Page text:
darksilenceinsuburbia:

Wayne Lawrence

Orchard Beach: The Bronx Riviera

Although New York’s Bronx is considered one of the most diverse communities in America out of which many subcultures originated, such as Hip Hop and Salsa, it’s still viewed as a no man’s land by many of the city’s inhabitants. Perhaps it is a matter of simple geography that many refuse to venture to the northernmost of the city’s five boroughs or, quite possibly, it may be the Borough’s malevolent reputation lingering from its tumultuous past.

From its earliest years, the Bronx has been a hotbed of immigrant working class families, but its image has largely been defined by the urban blight of the late 1960’s through to the 1980’s when arson, drug addiction and social neglect decimated many of its neighborhoods. For the families who have called this scarred landscape home, Orchard Beach, the only beach in the borough, was and remains a treasured respite from the sweltering confines of the concrete jungle. Built in the 1930s by urban planner Robert Moses, the beach carries the stigma as being one of the worst in New York and is commonly known as Horseshit Beach or Chocha Beach.

I began shooting portraits of Orchard Beach’s summertime regulars in 2005 shortly after moving to New York, realizing that the stigma attached to this oasis was largely unjustified - I felt compelled to engage with this community of working class families and colorful characters. The photographs in ‘Orchard Beach – The Bronx Riviera’ celebrate the pride and dignity of the beach’s visitors, working-class people.

Immediately catching the viewer’s eye is the extravagant style of many of the photographs’ subjects – a quest for identity and sense of belonging. Some individuals carry scars and markings that hint to their own personal histories, which often reflect the complex history of the borough itself. Within the gaze of those portrayed we see a community standing in defiance of popular opinion.

The six years I spent photographing Orchard Beach have not only given me the time and space to reflect on the importance of family and community, but also a sense of belonging and purpose. After having experienced the most profound grief when my older brother was brutally murdered, photography has not only offered me an opportunity to give a voice to a community often misunderstood but also a means of healing from the loss experienced.

— Wayne Lawrence / INSTITUTE

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(via lapinelazuli)

893thecurrent:

In an Eat Street space that used to house a German bakery, Arwyn Birch and Teresa Fox have made their own mark on the culinary scene in Minneapolis; the vibrant, pink-ceilinged Glam Doll Donuts sells about two dozen different types of doughnuts, including a new one every Wednesday, and they craft custom designs for special events. Among the secrets to their success has been enthusiastic outreach to the local music scene, which has responded with lots of goodwill and countless social media shout-outs.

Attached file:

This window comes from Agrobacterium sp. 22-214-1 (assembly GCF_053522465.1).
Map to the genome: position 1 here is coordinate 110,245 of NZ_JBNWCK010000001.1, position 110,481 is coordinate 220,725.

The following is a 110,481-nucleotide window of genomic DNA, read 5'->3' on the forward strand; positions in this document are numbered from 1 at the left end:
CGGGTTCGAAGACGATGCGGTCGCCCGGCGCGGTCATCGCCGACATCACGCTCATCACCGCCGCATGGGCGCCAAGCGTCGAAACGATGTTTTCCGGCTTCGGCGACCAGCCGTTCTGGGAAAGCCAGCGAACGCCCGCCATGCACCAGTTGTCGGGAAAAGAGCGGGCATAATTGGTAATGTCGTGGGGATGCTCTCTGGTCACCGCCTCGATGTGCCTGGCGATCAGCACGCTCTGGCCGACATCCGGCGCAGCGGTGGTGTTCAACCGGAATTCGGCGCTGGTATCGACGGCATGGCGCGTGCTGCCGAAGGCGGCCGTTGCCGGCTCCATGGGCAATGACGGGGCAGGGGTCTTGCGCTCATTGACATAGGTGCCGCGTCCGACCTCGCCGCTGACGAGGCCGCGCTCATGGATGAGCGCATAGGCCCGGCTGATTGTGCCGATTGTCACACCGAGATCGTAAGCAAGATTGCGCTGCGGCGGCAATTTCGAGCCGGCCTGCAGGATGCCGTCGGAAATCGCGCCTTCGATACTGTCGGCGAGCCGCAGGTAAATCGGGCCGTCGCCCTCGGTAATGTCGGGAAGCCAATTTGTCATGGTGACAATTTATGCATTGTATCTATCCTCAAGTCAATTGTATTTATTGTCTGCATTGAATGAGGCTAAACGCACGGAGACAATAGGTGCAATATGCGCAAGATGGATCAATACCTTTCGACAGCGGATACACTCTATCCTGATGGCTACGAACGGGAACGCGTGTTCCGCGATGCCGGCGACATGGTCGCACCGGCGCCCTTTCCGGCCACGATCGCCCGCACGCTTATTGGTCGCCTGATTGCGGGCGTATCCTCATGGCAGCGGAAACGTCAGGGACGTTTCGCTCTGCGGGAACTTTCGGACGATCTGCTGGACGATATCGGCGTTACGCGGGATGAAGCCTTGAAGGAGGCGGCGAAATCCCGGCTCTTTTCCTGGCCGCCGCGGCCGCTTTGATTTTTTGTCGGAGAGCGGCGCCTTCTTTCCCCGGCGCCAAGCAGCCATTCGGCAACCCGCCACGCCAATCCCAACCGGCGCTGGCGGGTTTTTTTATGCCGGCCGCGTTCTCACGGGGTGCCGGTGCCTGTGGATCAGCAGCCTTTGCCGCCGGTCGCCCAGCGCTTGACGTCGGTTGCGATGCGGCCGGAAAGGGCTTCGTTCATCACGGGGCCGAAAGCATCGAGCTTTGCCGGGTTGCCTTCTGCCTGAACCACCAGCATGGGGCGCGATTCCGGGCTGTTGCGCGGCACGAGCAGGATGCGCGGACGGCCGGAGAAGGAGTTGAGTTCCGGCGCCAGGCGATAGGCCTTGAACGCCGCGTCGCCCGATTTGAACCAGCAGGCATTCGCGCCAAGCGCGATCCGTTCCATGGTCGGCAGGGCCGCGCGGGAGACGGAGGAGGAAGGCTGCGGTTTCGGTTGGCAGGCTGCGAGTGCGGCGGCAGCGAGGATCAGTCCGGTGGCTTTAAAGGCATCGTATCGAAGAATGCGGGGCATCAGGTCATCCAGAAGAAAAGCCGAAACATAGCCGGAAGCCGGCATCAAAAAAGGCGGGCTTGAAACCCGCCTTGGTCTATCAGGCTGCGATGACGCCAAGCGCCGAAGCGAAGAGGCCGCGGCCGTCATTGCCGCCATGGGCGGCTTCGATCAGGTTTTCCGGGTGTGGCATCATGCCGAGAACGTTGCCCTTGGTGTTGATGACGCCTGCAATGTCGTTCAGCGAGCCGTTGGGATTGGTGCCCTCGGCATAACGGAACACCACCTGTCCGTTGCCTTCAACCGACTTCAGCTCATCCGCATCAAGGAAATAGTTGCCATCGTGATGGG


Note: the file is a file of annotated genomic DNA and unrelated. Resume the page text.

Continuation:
read more about the people who recreated CHVRCHES’ album cover as a doughnut

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nunnery:

“I came upon twin fawns in the display case of a mom and pop toy and science store in kansas city, missouri. it took me two years to win the trust of the shop owner and save the money to buy them. a taxidermist spotted a dead deer by the side of the road. he stopped to properly dispose of the body and realized she was pregnant. he opened her and found near full-term twin fawns, he removed and preserved them. 

Deer rarely have twins and the taxidermist retained the uterine gesture of their bodies. i built them a vitrine with a light blue base. their prematurity exaggerates the delicacy of an incredibly sweet thing. the points of their hooves, the length of their lashes, the spots of their hides, nose to small nose in an ur-cartoonish realism … viewers’ eyes trick them into believing the fawns are breathing. the tragedy of beauty is its transience. 

The twins live forever in their own demise. they are sleeping beauties. they have been muses since i first saw them.

We dress death in lilies and bronze the names of our dead sons on walls. we erect altars of toys and hold candlelight vigils to express hope. my twin fawns sleep endlessly on their baby blue block in my studio. the twins never opened their eyes yet their wondrous fatality evokes an acceptable alternative to death.”

-Peregrine Honig

(via charleythehouseplant)

Satoshi Kon - Editing Space & Time

Tony Zhou : “Four years after his passing, we still haven’t quite caught up to Satoshi Kon, one of the great visionaries of modern film. In just four features and one TV series, he developed a unique style of editing that distorted and warped space and time. Join me in honoring the greatest Japanese animator not named Miyazaki.”

(via yoyonaki)

gaulllimaufry:

its kinda stang e

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fastcompany:

And why architects need to do more to ensure women’s reproductive rights

The SCOTUS ruling serves yet another blow to those hoping to provide safe and accessible reproductive health services to women. While other building types have benefited from the expertise of architects when addressing public safety issues—think, for instance, of the architectural interventions around safety, wayfinding, and crowd control at hospitals, federal buildings, courthouses, and stadiums—reproductive health care clinics rarely see that kind of design support. Clinics are left to fend for themselves and, as a result, are forced to create ad hoc buffer zones where architectural and legislative options have failed to deliver.

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(via urbendisaster)